Fantastic Four

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The MCU is at an all-time high after Avengers: Endgame became the most successful film of all time and also became the swan song for some of the franchise’s biggest heroes, such as Robert Downey Jr.’s Iron Man and Chris Evans’ Captain America. But after Disney’s purchase of Fox, there are many properties that Marvel can now add to their Cinematic Universe and the Fantastic Four are one of those exciting prospects.

Despite having four films so far, the Fantastic Four has never been adapted to their full potential and as fans, there is a certain degree of trust we have in Disney for them to get Reed Richards, Sue Storm, Ben Grimm, and Johnny Storm right. But how can they introduce the Fantastic Four and how will they get them right? We’ll tell you all about it here.

How To Introduce Them?

Despite being so well known in the large scheme of things and all of the great storylines that have been written with them throughout the years, there is one thing that we all have to admit about the Fantastic Four: their origin story is not that interesting. Unlike characters such as Spider-Man or Iron Man, whose origin stories are essential to understand their motivations and reasoning behind the things they do, the FF’s origin story of getting their powers through an accident in space is not that important for their characters’ motivations and it already has been shown in other adaptations.

It has been rumored that Ant-Man 3 will be the ending of that particular franchise and it could be a great way to set up the FF, thus taking the role in the MCU as the films that involve a lot of technology and weird science experiments, which is exactly within Reed Richards’ wheelhouse.

As Avengers: Endgame showed us, Scott Lang thought he spent five hours in the Quantum Realm when in reality he spent five years there. An interesting way to introduce the FF would be to say that they have been in the Quantum Realm since the 1960s, gaining their superpowers and feeling like they only spent fifty hours, give or take.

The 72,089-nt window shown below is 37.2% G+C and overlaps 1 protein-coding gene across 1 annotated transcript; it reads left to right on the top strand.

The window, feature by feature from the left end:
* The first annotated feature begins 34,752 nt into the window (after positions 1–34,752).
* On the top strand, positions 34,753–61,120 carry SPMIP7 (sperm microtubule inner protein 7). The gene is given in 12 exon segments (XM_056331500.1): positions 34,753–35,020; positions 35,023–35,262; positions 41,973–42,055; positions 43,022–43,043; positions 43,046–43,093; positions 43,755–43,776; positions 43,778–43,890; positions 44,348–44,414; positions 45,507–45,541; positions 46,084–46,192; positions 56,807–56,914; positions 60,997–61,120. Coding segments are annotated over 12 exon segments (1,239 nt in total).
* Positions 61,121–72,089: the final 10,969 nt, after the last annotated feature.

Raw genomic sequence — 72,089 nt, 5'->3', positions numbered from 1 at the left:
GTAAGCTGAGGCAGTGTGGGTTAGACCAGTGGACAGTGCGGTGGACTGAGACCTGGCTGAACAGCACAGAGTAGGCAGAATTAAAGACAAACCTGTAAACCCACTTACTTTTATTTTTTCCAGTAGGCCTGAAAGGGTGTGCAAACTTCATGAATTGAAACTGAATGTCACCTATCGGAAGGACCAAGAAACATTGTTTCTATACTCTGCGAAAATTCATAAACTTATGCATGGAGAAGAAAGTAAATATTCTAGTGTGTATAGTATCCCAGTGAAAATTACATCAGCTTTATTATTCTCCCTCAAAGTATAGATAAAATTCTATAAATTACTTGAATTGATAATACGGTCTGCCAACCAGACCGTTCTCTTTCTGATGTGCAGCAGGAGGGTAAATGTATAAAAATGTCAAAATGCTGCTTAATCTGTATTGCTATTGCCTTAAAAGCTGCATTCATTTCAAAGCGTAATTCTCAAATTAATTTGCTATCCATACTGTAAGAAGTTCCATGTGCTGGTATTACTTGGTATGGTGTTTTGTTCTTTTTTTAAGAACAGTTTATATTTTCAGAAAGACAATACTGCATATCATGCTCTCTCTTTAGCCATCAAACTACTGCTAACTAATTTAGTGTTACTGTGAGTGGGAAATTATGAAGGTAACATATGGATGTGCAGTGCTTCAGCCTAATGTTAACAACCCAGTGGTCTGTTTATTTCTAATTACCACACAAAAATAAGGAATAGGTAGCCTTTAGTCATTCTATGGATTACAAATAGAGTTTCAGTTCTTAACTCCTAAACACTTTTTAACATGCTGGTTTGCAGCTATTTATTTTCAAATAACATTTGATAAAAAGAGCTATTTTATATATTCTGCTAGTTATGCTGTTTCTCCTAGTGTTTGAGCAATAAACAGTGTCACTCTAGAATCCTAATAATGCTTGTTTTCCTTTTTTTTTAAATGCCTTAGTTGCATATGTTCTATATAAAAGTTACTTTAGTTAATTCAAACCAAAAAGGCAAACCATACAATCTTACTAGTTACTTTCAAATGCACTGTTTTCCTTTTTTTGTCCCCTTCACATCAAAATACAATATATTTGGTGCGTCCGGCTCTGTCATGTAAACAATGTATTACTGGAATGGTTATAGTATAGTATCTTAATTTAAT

The 1960s were the heyday for the Fantastic Four and they were something of a conservative family structure, sci-fi adventures notwithstanding, so it would add a certain dynamic to their interactions with the modern world that wasn’t explored with Captain America. Reed could thrive in a society with much more advanced technology, Sue could gain a whole different perspective by contrasting the world she knew and the world she lives in now, Ben could be coping with the struggles of being in a society with social media platforms that showcases him as a freak and Johnny could have the time of his life in a much more liberal time.

There is no need for a long introduction about who they are and how they got their powers because that doesn’t play a big role in their characters and who they are; the FF family behaves the same way before and after they got their powers. It’s their interactions that make them work and that should be Disney’s main concern, just get them right.

Introducing them in Ant-Man 3 could also take the pressure off their shoulders in a certain way. The Fantastic Four brand has been somewhat damaged by their film adaptions in recent times and it would be beneficial to introduce them in a way that the main spotlight wouldn’t be on them from the get-go.

That is the introduction, but what do they need to understand to make an adaptation worthy of their legacy? We’ll start here.

They are not superheroes, they are adventurers.

This is something very important to comprehend before engaging with a FF adaptation: they are not superheroes or act as such because of their convictions, but rather they are superheroes due to their circumstances. The FF most of the time find themselves fixing a problem that they probably started on Earth or in any other part of the galaxy, mostly due to Reed’s intense scientific curiosity, but they are mostly adventurers and a conventional family in their free time, just with superpowers.

Their adventures are mostly circumstantial and they need to be handled that way in order to grasp what makes them tick.